1:05 What We Can Learn from SYS Research

  • Parents donated skin biopsies that were reprogrammed to become stem cells, which taught researchers about  molecular changes.
  • Fibroblasts>induced pluripotent stem cells>induced neurons
  • The PhD students in Dr. Schaaf’s lab are looking at the shape of those neurons, and found that they are different in SYS compared to healthy controls.
  • The amount of intersections and connections that they form was decreased, but when those cells were treated with Rapamycin, they went back to normal. 
  • So, the important question is whether this would also work in a living organism. 
  • The lab has been treating mouse models of SYS both prenatally and postnatally with Rapamycin, and found that when you give it prenatally or very early in life, it can actually slow development and cause developmental delay. 
  • They also found that MAGEL2 knockout mice (SYS)on a treadmill get exhausted earlier and travel less. Rapamycin helped restore that stamina, but it did not rescue grip strength.
  • Rapamycin is used in tuberous sclerosis, which is also a neurological genetic disorder that causes seizures.

1:11 New Lines of Research in Schaaf Lab

  • Oxytocin signaling. Oxytocin plays a role in social bonding, and has been discussed in autism spectrum disorder. One member of the team has submitted a grant to the German research foundation, which would allow them to do SYS and PWS research for 5 years. 
  • One lab has been investigating the effects of oxytocin in PWS, and have given it intranasally.
  • Critical period for oxytocin treatment seems to be 0-5 years, 5-11 years, and the beginning of 11+ years.
  • Neuronal cell culture
    • Neurite outgrowth
    • Normalization of synaptic proteins
    • Stimulation of genes involved in forming synapses
  • MAGEL2KO Mice
    • Suckling, grooming
    • Social recognition
    • Learning abilities, spatial memory
    • In part restoration of normal OT system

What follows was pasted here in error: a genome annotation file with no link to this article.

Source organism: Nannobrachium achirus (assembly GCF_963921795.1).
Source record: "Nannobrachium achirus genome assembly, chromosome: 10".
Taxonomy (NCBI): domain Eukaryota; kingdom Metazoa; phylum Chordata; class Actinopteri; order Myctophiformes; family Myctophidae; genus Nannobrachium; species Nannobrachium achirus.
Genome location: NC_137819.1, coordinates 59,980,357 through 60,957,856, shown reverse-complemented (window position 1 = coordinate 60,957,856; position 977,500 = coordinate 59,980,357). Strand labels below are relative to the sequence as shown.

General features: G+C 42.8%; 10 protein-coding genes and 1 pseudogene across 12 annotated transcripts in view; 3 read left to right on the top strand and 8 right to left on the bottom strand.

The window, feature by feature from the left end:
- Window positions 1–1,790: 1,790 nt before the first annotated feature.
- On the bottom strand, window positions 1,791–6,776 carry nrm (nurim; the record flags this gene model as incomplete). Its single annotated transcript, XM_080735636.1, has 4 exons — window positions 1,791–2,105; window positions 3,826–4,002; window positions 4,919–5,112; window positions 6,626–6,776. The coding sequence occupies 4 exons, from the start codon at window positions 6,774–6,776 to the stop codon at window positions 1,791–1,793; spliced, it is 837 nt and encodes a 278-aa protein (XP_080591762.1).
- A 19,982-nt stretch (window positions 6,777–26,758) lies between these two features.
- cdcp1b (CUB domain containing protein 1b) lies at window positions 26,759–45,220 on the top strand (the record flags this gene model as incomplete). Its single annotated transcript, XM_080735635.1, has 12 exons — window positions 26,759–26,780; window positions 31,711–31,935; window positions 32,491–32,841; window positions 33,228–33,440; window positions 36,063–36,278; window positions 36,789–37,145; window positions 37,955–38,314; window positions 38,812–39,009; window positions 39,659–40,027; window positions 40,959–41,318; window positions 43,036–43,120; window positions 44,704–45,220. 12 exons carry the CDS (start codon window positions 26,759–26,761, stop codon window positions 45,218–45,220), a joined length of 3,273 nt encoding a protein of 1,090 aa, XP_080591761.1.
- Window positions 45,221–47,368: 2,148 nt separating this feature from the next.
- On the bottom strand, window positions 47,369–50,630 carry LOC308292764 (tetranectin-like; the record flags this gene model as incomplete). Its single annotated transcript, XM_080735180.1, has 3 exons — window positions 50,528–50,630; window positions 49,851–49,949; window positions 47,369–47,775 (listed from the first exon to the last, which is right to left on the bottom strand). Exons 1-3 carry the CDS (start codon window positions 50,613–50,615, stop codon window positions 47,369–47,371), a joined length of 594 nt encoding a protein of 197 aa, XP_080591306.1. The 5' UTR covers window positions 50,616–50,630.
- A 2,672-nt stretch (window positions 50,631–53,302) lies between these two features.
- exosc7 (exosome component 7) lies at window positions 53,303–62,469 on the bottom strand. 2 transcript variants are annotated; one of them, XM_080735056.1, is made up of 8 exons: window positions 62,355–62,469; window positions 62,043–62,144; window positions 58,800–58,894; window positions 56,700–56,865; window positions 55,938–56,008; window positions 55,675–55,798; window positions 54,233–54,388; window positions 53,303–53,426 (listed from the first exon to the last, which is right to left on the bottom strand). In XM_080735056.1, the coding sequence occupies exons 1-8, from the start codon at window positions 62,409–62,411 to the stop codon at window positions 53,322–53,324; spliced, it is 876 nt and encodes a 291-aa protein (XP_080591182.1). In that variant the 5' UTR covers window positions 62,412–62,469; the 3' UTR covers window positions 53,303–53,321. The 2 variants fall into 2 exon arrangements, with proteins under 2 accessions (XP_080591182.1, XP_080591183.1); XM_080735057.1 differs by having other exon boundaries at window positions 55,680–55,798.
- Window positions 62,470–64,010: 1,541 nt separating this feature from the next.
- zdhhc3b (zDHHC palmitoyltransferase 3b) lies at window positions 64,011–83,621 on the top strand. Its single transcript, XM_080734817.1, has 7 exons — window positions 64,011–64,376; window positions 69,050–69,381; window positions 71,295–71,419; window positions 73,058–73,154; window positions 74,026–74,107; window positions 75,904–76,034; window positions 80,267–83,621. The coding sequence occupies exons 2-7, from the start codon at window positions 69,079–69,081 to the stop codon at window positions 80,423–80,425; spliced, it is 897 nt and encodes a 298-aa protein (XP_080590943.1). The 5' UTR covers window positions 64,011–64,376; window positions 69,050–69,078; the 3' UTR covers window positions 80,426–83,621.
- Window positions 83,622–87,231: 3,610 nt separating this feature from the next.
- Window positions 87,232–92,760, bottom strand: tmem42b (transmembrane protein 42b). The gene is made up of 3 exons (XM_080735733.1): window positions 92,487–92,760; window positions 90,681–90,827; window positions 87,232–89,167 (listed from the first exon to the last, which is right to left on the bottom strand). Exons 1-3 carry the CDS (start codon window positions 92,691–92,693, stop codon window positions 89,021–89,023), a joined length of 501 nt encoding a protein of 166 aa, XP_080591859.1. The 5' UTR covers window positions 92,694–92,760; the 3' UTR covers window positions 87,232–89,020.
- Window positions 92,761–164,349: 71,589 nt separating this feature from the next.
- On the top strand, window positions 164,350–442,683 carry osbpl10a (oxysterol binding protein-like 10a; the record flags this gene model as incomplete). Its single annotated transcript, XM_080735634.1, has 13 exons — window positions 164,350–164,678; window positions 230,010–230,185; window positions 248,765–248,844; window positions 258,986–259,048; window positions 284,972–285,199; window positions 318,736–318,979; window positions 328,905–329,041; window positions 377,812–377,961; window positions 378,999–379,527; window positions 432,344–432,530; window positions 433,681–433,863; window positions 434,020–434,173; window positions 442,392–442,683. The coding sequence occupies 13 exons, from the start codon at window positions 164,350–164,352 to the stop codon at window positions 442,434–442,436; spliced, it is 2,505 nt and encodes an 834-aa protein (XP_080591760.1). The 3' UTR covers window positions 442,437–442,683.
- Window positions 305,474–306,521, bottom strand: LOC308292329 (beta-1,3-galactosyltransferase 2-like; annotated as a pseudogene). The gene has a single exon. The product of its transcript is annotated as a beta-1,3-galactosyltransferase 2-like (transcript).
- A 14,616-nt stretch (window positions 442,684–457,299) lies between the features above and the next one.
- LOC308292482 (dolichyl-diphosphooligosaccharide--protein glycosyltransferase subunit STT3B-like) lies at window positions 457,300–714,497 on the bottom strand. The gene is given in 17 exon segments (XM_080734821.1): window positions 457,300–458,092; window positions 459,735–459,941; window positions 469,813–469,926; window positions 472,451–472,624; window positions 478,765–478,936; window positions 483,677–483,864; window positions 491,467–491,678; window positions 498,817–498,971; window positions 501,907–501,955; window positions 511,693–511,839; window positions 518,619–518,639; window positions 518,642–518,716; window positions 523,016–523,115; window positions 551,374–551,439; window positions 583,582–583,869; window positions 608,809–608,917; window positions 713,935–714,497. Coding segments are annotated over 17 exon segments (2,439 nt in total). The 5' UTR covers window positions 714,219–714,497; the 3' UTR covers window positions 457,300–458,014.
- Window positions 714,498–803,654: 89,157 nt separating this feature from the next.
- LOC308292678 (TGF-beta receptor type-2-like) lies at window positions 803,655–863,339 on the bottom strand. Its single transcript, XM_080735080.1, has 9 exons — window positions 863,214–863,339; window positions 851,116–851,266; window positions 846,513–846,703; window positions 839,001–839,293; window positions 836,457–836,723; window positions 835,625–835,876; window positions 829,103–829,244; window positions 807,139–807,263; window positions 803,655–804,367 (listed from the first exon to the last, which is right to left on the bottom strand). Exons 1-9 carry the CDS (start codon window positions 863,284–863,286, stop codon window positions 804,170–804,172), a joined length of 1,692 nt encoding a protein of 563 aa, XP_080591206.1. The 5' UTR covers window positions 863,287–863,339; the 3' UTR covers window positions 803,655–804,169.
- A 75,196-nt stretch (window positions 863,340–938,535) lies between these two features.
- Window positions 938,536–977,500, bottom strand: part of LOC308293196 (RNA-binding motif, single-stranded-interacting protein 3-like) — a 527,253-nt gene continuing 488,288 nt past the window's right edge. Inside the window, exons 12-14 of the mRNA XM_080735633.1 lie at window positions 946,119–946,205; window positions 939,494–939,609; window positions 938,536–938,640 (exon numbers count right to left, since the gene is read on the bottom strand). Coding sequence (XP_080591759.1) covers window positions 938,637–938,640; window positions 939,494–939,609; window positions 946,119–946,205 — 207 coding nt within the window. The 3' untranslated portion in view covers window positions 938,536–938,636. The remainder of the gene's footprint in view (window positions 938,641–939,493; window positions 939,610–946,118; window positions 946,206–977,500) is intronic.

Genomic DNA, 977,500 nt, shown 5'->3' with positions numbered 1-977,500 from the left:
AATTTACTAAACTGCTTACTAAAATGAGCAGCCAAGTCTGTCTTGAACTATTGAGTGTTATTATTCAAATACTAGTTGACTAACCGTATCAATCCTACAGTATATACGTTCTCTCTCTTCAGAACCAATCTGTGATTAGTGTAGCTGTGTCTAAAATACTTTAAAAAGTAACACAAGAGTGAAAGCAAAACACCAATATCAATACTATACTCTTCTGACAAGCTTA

• Human patients
    • Normalization of suckling in infants
    • Increased trust and decreased disruptive behaviors
    • Improved social skills
    • Emotional control

1:13 Summary

  • PWS and SYS are both molecularly and phenotypically related.
  • The SYS phenotype may be more similar to PWS than was initially thought.
  • Human growth hormone (rGH) has proven beneficial in both syndromes.
  • There are ongoing investigations into the mTOR pathway and Rapamycin
  • A new line of investigation is looking into oxytocin in PWS and SYS.

1:16:00 Q&A

FPWR Enewsletter

Topics: Research, SYS

Susan Hedstrom


Susan Hedstrom is the Executive Director for the Foundation for Prader-Willi Research. Passionate about finding treatments for PWS, Susan joined FPWR in 2009 shortly after her son, Jayden, was diagnosed with Prader-Willi Syndrome. Rather than accepting PWS as it has been defined, Susan has chosen to work with a team of pro-active and tireless individuals to accelerate PWS research in order to change the future of PWS. Inspired by her first FPWR conference and the team of researchers that were working to find answers for the syndrome, she joined the FPWR team in 2010 and led the development of the One SMALL Step walk program. Under Susan’s leadership, over $15 million has been raised for PWS related research.